Approximately, 12 per cent of households nationwide, constituting 3.6 million, are food insecure, a report on a “Comprehensive Food Security and Vulnerability Analysis (CFSVA)” survey by the Ghana Statistical Service (GSS) and its partners, has said.
It said female-headed households both at the rural and urban areas were more food secure than male-headed households.
The report was analysed based on food availability, accessibility, utilisation and stability.
Dr. Peter Takyi Peprah, the Director of Operations, GSS, and Coordinator of the CFSVA Project, breaking down the statistics on food insecurity, said the Upper East Region was (48.7 per cent), North East (33.0 per cent), Northern (0.7 per cent), Upper West (22.8 per cent), Savannah (22.6 per cent), Ahafo (17.3 per cent), and Bono East (16.7 per cent).
The Western North region was (13.1 per cent), Bono (12.2 per cent), Volta (9.9 per cent), Oti (8.0 per cent), Eastern (7.9 per cent), Ashanti (6.2 per cent), Western (5.1 per cent), Central (3.8 per cent) and Greater Accra (3.5 per cent).
He presented the report on Tuesday together with other partners -the Food and Agriculture Organization (FAO), Ministry of Food and Agriculture (MoFA), World Food Programme (WFP) and the Canadian High Commission.
Dr. Peprah described food insecurity as a situation of limited or uncertained availability of nutritionally adequate and safe food or limited or uncertained ability to acquire acceptable foods in socially acceptable ways, according to the United States Department of Agriculture (2000).
The CFSVA, he said, would address the SDGs ‘1’ (No Poverty), ‘2’ (End hunger and address undernourishment among mothers and children) and ‘3’ to ensure that people lived healthy lives and reduced child mortality to raise life expectance.
During data gathering, the report targeted 67,140 households in all 260 districts across the 16 regions.
It, however, achieved a 97.3 per cent National Level Response rate, which is 65,309 households.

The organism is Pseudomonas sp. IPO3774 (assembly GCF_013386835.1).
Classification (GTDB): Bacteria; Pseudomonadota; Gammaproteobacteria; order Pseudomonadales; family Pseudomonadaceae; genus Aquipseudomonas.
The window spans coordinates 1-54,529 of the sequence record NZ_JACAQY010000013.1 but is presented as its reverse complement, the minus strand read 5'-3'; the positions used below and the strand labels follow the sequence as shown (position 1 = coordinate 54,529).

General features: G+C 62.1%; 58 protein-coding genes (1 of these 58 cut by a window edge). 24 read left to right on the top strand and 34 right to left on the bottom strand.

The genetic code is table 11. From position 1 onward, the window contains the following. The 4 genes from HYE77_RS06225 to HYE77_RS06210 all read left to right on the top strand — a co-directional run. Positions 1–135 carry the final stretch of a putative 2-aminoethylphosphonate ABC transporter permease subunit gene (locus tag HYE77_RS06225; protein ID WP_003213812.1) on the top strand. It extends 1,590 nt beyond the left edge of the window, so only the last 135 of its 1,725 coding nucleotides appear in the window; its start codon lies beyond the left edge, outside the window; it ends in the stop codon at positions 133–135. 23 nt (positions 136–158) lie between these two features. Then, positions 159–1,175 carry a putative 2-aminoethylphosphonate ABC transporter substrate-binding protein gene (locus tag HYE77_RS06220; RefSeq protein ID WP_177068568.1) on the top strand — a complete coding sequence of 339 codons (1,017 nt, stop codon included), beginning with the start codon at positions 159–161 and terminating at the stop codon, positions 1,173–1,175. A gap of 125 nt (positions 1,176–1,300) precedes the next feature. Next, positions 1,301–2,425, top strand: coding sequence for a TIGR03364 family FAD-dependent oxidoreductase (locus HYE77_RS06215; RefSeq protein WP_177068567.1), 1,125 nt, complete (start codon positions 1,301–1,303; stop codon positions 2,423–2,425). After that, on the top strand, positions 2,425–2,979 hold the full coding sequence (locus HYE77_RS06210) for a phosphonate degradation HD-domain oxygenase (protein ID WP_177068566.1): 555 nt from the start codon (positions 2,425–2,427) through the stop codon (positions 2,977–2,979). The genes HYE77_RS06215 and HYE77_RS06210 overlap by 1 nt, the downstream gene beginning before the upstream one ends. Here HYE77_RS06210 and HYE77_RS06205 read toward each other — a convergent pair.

The 10 worse off insecure districts, according to the report, are: Kassena Nankana West, Karaga, Builsa South, Tatale, Bolgatanga East, Kumbungu, Jirapa, Chereponi, Tempane, and Bongo.
The drivers of food insecurity identified, he said, included sex of head of households, education of household head, size of household, livelihood groups, wealth, migrant sending status, adoption of coping strategies, expenditure on food, access to land, and number of days households ate diverse food.
Dr. Peprah recommended that there should be development of all-year round irrigation and mechanisation schemes to support large and small-scale farming to engender all year-round food production.
It also asked that nutrition education and social behavioural change communication at the community level be promoted to increase the consumption of locally available nutritious foods and specialised nutritious foods.
Madam Barbara Clemens, the Country Director, World Food Programme, asked for a technical assistance from the partners to maintain a strategic humanitarian footprint towards the promotion of food security.
She said collecting data from all over the country for the first time was going to contribute towards achieving the zero hunger SDG and sustainable development.
Mr Ndiaga Gueye, the FAO Country Representative, Country Office, Director of FAO, said the challenges of securing food had been worsened by COVID-19 and exposed the weaknesses in the country’s food systems.
It, was, therefore, important for countries to focus on their food security and nutrition, he said, and gave an assurance that the FAO would assist in eliminating hunger.
He expressed joy that the report ascertained the food safety status across the country for effective policy action and disaster management.
It would also help to identify the vulnerable in society in order to support them.
Mr Gueye lauded the GSS and the partners for the hard work to generate an operational strategy to strengthen Ghana’s food system.
As part of its mandate, Reverend John Nortey, Statistics of Research and Information, MoFA, said the Ministry would ensure adequacy of food and ensure that the needed nutrition for every citizen was provided.
He noted that food and nutrition security was the key to national development and appealed for support from development partners and civil society organisations to protect the food system.